Friday, December 9, 2011

Cold case - Minderoo Station - 25 Oct 1910

Hi all

One of the long term research projects I am undertaking, is looking for pre-1947 Australian accounts which are suggestive of the UFO phenomenon. I have reported on a number of these pre-1947 cases in previous posts on this blog, e.g. click here.

One of the pre-1947 Australian events which is frequently cited in the UFO literature is said to have occurred on 25 October 1909 at Minderoo Station, near Onslow, Western Australia (Chalker, Bill. "The Oz Files." 1996. Duffy & Snellgrove. Potts Point. NSW. p.32; or http://www.rense.com/ufo5/histoz.htm citing the source as Robin Northover.

1909 may be the incorrect year:

While looking through digitised newspapers in the National Library of Australia, I came across about a dozen papers (e.g. Barrier Miner (Broken Hill) 7 December 1910 p.7; Sunday Times, Perth, 4 December 1910 p.1; The Western Australian, Perth, 5 December 1910 p.5.) which carried stories about this sighting. It therefore appears that the actual date of the event was 25 October 1910, not 1909 as previously believed.

I quote from the Barrier Miner (Broken Hill). The witness is given as a Mrs A J Roe, of Minderoo Station, 22 miles out of Onslow, Western Australia (1386 kms north of Perth, the capital of Western Australia) who gave the following statement.

"'At 5.30pm on October 25, when at the Minderoo homestead, my attention was directed by a native to a big object in the air several miles away. The object was travelling from us in an easterly direction. It looked compact like a dirigible balloon, but appeared to be square, more like an aeroplane. The sun shone on it, and flashes came from it as though reflected from something revolving, or off metal work. The color of the object was dark brown or black. It was too far away to distinguish its exact nature and size, or whether any persons were in it. There was no mirage at the time and not on any account could such an object be taken for a bird.' Mrs Roe stated that she is positive it was an airship of some kind...A couple of white men, station hands, and a civilised native, also saw the aerial object from the shearing shed, which is a mile from the homestead."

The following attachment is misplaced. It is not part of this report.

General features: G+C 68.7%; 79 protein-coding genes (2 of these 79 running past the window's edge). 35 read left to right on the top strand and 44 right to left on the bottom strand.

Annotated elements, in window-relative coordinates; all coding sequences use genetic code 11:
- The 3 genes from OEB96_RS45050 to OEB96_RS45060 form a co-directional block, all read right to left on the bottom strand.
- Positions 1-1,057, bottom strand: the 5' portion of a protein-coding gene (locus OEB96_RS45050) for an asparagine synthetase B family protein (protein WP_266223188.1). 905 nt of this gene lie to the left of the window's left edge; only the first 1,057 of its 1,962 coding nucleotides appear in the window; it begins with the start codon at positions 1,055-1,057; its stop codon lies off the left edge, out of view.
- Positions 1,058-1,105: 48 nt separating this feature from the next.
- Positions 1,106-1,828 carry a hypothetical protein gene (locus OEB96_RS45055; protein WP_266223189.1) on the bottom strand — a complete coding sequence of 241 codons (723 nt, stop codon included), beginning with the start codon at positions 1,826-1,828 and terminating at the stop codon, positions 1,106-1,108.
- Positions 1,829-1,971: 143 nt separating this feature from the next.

My comments:

1. Is the sighting reliable? The West Australian newspaper dated 5 December 1910 p.5 states that Mrs Roe was interviewed (on November 12) by the Sub-Collector of Customs from Onslow, a Mr Timperly. He forwarded the report (on Novermber 16) to the Minister for customs, a Mr Tudor, who is said to be forwarding the report to the Minister of Defence. Mr Timperly believed the sighting to have been authentic.

2. Mr Timperly, according to the West Australian, thought the object was "an airship." Possibly a WA inventor or a foreign vessel. However, the West Australian reported that "No information has reached that department of any Australian invention being sufficiently complete to accomplish such a flight as is described."

3. A check with two sky charts reveals that the Sun was up, elevation 12 deg and azimuth (Nth =0) 261 deg (slightly south of West). The Moon had set. There was nothing unusual in the eastern sky.